For manufacturers large and small, wireless sensors solve problems. In applications where their wired brethren pose installation problems, they can streamline and speed up part production by providing valuable data and even improve worker safety. They also help to ensure that parts are manufactured correctly and reliably.
However, reports from the field indicate that cost remains an issue, as do power consumption and data rates. System integration and spectrum conflicts also can be challenging.
In the end, though, what matters is that wires literally can hold manufacturing down. Thus, there's a great benefit to using wireless sensors.
Look, Up in the Sky
"What the wireless buys you is reducing things like cables getting in the way or wrapping around engine hardware," says Ryan Huth, manager of the assembly special process engineering team at GE Aviation in Evendale, Ohio.
In 2012, GE Aviation and its partners expect to deliver more than 3,350 jet engines for a mix of commercial and military customers. The company also will refurbish a percentage of the 24,000 engines currently on wing that it had a hand in manufacturing. Each engine can contain as many as 25,000 parts, some of which must be secured using fasteners.
Huth's team develops processes and practices that make this assembly more efficient and cost-effective. Years ago, they investigated and GE implemented wireless sensor-equipped torque wrenches. These wrenches transmit such parameters as torque value, running torque, torque angle, torque rate, fastener location and fastener count. The measurements must be accurate and repeatable to fractions of a lb-in. or fractions of a degree.
Going wireless made the assembly process easier and safer for GE's workers. There are no wires to become entangled or to cause a tripping hazard. In their work, GE mechanics continuously walk around modules and the engine is flipped through several orientations during assembly (Figure 1).
"It reduces the number of touches an operator makes to a computer interface," Huth adds as another wireless advantage. "In an assembly shop, anywhere between 30–40% of the touches by an operator actually are interfacing with a PC. So eliminating those steps really is leaning your process."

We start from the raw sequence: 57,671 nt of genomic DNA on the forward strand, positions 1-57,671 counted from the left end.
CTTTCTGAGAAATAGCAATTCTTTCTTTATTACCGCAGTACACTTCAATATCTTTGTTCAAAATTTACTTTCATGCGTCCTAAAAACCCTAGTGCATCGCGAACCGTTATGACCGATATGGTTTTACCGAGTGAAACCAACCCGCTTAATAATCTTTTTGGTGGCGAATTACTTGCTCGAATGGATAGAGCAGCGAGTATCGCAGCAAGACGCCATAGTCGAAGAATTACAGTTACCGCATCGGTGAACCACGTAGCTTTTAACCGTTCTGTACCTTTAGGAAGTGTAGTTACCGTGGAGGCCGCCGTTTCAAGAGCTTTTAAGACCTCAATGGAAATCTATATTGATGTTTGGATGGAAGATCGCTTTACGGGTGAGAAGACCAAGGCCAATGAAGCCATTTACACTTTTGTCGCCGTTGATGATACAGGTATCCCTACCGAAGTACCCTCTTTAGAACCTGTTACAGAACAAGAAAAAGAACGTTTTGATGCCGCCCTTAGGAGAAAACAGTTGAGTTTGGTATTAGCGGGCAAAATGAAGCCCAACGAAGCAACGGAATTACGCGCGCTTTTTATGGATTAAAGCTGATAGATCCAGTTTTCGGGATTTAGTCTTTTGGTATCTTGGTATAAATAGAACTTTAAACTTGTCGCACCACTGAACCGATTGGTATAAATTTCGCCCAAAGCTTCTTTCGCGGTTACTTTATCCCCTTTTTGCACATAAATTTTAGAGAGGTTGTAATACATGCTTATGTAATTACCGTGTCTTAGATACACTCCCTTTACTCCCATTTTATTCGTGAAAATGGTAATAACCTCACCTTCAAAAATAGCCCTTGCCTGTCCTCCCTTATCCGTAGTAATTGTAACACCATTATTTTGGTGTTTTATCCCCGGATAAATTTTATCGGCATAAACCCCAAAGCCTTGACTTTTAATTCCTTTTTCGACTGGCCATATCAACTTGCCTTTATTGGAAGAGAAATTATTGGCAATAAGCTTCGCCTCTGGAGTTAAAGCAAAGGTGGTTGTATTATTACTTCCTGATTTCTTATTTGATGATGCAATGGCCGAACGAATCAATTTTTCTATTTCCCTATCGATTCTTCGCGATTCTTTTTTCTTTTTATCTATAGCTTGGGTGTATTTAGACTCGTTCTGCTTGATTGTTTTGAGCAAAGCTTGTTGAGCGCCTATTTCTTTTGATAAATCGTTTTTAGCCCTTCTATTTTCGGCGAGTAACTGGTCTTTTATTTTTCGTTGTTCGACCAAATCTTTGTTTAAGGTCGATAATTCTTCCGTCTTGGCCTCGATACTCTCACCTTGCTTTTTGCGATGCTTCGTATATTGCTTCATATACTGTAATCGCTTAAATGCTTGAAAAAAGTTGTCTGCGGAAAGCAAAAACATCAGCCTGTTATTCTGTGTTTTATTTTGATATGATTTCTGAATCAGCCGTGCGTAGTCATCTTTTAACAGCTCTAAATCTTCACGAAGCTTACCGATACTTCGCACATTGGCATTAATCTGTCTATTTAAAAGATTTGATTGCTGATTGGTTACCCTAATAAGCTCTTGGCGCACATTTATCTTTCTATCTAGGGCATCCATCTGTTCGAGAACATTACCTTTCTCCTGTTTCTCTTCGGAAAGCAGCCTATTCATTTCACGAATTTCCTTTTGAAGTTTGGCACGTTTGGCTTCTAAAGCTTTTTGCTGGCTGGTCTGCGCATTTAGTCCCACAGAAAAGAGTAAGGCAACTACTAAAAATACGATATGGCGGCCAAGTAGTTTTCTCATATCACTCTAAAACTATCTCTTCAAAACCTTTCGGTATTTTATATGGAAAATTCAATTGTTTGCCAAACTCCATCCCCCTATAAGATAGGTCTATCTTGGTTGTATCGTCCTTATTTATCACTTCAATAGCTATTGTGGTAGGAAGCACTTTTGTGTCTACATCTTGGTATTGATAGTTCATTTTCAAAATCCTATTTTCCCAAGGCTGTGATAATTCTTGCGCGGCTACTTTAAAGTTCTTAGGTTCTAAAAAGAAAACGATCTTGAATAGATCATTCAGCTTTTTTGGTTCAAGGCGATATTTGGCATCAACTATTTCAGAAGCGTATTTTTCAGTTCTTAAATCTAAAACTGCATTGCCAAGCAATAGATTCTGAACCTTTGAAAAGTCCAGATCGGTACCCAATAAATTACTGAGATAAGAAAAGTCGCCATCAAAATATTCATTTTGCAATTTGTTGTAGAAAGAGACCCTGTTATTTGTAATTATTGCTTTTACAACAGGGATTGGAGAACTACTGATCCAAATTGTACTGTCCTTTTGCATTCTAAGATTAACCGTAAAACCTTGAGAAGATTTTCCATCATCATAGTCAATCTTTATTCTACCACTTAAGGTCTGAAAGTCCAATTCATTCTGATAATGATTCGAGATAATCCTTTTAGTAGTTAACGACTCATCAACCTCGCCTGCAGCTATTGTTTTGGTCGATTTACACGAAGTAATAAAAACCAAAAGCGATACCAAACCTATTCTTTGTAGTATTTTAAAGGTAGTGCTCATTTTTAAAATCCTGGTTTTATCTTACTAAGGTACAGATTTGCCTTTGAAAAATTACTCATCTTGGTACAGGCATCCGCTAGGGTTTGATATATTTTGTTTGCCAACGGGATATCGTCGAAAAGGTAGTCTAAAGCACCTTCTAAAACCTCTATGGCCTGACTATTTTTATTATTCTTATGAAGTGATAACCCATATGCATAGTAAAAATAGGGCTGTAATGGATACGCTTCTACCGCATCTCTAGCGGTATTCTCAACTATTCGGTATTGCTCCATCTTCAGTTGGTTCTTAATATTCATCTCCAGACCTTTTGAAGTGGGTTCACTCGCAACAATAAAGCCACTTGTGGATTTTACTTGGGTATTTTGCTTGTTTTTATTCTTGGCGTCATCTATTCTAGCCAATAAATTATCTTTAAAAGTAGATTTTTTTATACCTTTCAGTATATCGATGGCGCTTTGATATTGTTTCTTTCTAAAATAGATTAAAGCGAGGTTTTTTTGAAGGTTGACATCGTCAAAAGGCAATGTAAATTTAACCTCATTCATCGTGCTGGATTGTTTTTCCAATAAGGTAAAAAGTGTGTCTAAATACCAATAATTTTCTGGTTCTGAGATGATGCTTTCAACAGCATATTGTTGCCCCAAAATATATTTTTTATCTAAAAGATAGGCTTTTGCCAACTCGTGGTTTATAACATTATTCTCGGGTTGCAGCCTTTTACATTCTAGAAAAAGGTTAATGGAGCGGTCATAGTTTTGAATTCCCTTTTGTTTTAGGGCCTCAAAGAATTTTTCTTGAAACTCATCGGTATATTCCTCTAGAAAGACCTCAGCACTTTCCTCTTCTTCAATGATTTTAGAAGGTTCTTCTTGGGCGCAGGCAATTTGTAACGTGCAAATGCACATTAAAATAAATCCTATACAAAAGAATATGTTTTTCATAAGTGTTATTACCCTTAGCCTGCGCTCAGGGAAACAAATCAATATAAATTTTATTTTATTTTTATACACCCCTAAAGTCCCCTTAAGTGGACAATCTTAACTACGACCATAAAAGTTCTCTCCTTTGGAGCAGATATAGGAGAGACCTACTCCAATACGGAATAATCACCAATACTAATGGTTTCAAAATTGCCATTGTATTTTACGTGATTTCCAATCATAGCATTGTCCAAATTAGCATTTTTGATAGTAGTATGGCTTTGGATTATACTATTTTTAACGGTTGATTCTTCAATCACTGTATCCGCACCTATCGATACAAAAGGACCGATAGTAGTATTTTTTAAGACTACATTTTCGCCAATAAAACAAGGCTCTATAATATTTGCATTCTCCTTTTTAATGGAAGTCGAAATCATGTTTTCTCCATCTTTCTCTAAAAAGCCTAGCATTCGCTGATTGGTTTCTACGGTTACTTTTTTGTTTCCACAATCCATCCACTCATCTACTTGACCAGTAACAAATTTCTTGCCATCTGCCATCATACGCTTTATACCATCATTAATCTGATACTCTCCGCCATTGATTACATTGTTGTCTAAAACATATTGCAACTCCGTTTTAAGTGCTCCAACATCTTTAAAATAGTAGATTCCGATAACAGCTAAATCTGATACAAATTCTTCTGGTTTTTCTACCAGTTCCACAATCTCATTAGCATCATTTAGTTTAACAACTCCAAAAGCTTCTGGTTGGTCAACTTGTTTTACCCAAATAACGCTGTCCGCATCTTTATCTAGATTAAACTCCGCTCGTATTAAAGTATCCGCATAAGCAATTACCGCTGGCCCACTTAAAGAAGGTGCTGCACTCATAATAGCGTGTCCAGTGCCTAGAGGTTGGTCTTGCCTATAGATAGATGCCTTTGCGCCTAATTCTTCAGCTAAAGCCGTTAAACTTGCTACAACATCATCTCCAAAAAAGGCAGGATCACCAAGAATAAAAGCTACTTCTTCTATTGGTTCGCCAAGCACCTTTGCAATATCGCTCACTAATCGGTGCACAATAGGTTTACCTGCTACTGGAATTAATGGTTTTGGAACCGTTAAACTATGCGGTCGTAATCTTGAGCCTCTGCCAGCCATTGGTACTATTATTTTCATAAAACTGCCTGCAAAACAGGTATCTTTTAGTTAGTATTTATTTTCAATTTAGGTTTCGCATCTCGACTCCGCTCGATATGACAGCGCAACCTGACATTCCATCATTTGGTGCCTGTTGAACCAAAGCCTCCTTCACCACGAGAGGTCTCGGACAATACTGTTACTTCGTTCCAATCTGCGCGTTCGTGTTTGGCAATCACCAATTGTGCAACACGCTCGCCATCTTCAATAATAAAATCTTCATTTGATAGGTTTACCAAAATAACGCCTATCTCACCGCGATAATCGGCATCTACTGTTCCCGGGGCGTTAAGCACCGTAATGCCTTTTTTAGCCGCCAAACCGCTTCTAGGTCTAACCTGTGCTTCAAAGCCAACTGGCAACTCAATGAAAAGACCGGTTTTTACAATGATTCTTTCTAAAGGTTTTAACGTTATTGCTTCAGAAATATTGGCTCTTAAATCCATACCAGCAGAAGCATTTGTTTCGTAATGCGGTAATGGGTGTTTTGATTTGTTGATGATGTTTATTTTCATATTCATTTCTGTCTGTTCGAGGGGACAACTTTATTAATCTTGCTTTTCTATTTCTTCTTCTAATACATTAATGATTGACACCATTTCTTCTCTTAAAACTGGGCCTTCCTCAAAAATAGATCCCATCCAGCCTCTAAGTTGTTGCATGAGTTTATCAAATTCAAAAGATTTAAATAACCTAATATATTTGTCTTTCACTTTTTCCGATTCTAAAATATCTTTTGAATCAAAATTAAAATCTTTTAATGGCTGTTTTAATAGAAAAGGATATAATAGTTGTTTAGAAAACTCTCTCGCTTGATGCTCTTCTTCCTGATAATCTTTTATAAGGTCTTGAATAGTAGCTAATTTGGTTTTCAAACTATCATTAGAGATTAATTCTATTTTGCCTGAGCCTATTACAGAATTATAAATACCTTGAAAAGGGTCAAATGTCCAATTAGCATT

GE's products are subject to U.S. Federal Aviation Administration (FAA) rules. Every part and assembly step must be tracked, and this history must be available. Wireless sensors transmit digital data, thereby enabling remote quality assurance checks. This data also enables retrieval of the torque parameters for a given fastener in a particular engine.
Wireless torque wrenches have come a long way, particularly when it comes to batteries, Huth says. Although expensive, the tools are ergonomic, lightweight, and easily handle data transmission needs.
The same can't be said for other GE applications. In particular, there's a need for significant improvement in wireless digital metrology tools. GE performs a series of measurements on sub and full assemblies, checking that they meet flatness, roundness or other dimensional specifications.
Engine tolerances are tight, so the metrology equipment must make accurate and repeatable measurements at a number of locations to 0.1 mil. GE would like to handle this chore wirelessly but can't for two reasons, Huth says.
One reason is that both contact and non-contact wireless metrology tools are too power-hungry for current battery technologies. Another is that wireless data rates are too limited and latency too high for meaningful measurements of what can be rapidly moving or rotating assemblies. "We collect real-time data at high sampling rates, and we're collecting a lot of information about surfaces," Huth says. "We need to collect it to a very fine resolution."
GE's experience in actually implementing wireless sensors on a plant floor has uncovered various integration challenges. These have included interference between industrial and office wireless networks, with mobile phones and other gear also in the mix. There also have been issues incorporating the collected data into planning and enterprise software.
For wireless sensor products on the shop floor, all of these matters have been resolved, Huth says. But help from wireless sensor suppliers in tackling integration problems going forward would be appreciated.
Solutions are either here or coming for some of these issues. For instance, vendors and standards committees are working to incorporate features for high reliability, thereby addressing interference and reliability issues. Newer wireless standards such as IEEE 802.15.4 and the ZigBee protocol based on it provide spectrum-interference protection. The former uses a direct-sequence spread-spectrum technique when turning packets into symbols at the transmitter. These are reassembled at the receiver, with data integrity verified through a 16-bit cyclic redundancy check.